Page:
“It looks awful.” That’s what Senator Dick Durbin of Illinois had to say after a frustrating day of negotiations with Republicans on the fiscal cliff.
At midnight tonight, unless the cliff is averted, income tax rates go up for everyone. The 2% payroll tax reduction put in place 2 years ago expires, taking an additional $2,000 out of the paycheck of a taxpayer earning $100,000 per year. Emergency unemployment benefits for 2 million Americans will end.
A host of other cuts will come into effect. Attention Medicare beneficiaries: do you have a doctor’s appointment scheduled in January? Your physician will be paid 27% less for your visit that he or she would have been paid in 2012. What sort of welcome are you going to receive when you walk into the office?
As a result of these myriad cuts, not to mention those that will result when the $110 billion “sequester” of defense and civilian spending begins to kick in, economists are reducing their forecasts for economic growth in 2013. According to this morning’s New York Times, the economy had been expected to grow at 2% to 2.5% in 2013, but now 1% is likely the best we can manage. Many economists fear that we will have no growth at all, but rather will fall into a self-inflicted recession.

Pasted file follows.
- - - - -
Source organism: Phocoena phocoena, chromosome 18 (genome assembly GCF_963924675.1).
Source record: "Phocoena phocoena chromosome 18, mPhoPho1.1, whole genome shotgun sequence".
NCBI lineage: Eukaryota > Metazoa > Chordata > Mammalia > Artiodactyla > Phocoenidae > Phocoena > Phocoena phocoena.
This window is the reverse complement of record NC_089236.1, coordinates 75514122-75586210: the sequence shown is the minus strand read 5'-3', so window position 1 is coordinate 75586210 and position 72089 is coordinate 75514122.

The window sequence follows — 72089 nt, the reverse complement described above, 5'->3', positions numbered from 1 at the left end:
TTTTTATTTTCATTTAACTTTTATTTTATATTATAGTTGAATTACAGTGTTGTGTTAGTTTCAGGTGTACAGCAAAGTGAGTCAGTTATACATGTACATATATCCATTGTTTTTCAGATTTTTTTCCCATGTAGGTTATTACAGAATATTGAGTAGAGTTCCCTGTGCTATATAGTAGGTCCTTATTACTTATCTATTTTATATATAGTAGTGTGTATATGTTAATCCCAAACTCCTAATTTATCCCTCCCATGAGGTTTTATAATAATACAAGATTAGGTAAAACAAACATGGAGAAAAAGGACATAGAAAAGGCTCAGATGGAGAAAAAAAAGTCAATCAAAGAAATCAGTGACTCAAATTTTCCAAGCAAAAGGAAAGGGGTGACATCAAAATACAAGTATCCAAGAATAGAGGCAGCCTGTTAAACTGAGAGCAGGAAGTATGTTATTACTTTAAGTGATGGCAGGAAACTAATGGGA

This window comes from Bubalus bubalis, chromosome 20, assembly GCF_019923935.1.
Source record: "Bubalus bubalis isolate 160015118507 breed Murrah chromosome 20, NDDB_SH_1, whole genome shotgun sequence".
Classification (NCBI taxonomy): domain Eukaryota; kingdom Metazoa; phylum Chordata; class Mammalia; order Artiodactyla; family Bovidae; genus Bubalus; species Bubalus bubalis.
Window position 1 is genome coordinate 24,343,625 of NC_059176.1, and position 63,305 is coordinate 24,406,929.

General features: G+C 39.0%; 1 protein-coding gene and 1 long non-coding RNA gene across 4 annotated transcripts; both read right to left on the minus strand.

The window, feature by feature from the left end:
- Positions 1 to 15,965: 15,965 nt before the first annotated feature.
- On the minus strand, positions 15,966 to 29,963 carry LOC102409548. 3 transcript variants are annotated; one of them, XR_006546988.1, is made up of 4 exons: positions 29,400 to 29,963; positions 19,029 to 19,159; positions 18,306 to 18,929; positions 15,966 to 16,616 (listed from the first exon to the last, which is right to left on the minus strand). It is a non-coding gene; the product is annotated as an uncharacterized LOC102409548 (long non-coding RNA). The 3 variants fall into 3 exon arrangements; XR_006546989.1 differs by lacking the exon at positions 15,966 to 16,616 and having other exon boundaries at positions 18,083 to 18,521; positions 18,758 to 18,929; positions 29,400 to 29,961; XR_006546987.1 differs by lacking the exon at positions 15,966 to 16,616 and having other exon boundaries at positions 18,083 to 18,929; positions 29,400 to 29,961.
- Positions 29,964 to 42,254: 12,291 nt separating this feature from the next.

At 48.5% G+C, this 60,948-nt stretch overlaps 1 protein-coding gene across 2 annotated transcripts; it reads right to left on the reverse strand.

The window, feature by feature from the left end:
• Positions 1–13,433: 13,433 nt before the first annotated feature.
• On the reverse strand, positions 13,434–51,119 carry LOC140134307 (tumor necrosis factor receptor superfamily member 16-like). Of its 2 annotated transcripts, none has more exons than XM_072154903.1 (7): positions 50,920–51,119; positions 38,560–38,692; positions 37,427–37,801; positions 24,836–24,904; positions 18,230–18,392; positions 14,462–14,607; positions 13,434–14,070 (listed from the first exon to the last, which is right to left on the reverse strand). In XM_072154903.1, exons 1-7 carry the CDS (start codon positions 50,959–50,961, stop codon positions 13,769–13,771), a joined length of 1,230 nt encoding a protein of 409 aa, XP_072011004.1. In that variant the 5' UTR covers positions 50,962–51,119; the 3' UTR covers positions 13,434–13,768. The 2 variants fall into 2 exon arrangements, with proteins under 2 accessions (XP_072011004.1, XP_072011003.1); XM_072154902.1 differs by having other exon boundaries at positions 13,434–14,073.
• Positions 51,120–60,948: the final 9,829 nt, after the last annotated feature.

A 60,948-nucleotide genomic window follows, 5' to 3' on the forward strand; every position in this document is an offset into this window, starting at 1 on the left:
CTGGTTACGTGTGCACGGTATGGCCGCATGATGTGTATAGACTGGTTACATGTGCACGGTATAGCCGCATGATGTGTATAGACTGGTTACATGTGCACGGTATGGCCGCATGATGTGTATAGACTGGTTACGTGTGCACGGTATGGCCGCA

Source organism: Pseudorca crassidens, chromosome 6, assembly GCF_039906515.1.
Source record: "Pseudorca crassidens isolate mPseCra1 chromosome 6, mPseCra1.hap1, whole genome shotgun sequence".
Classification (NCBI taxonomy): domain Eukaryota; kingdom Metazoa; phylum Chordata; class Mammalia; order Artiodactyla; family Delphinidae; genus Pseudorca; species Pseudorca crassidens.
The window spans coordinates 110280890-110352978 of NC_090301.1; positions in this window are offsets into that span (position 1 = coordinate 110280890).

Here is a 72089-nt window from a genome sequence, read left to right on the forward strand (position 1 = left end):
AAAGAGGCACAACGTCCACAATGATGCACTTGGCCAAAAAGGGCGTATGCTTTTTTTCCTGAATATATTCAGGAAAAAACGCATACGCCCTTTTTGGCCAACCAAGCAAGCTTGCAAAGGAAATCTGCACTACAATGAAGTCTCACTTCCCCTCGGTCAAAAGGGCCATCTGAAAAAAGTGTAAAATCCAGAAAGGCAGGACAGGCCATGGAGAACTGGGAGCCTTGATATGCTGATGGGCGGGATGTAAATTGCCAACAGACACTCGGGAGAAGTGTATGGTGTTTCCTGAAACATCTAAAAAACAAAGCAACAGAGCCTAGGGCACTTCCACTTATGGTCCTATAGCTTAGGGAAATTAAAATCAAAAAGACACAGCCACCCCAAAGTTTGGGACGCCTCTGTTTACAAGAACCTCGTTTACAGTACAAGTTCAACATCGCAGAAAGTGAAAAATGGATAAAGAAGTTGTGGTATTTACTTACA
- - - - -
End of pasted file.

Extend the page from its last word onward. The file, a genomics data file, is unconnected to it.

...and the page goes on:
All this could have been avoided. President Obama proposed $1.1 trillion in spending cuts over the next ten years, and even offered to lower the rate at which annual Social Security benefit increases are calculated – much to the dismay of many Democrats. He would have protected middle class wage earners from tax increases. He would have stimulated the economy in the short term with a $50 billion transportation infrastructure package, which would have created jobs and boosted tax revenues.
But Republicans will have none of it. Instead, they are going right down to the wire trying to preserve income tax cuts for the wealthiest; trying to keep tax rates on interest, dividends, and capital gains at their current extremely low rates; trying to exempt estates up to $5 million from the estate tax, rather than the $3.5 million exemption Democrats are willing to concede.
What’s the solution? First and foremost, the country needs a Democratic majority in the House of Representatives. That’s what voters chose in 2012, when 1.1 million more voters opted for Democratic candidates rather than Republicans. Unfortunately, the vagaries of districting and redistricting kept the voters from getting what they wanted. Here in the 23rd NY and around the country, Democrats are going to have work doubly hard to prevent this from happening again.
- For Republicans, It’s All About the Rich, the Very Rich, and the Super-Rich (motherjones.com)
- Sticking points in fiscal cliff talks (politicalticker.blogs.cnn.com)
- Source: Fiscal cliff talks see major setback (politicalticker.blogs.cnn.com)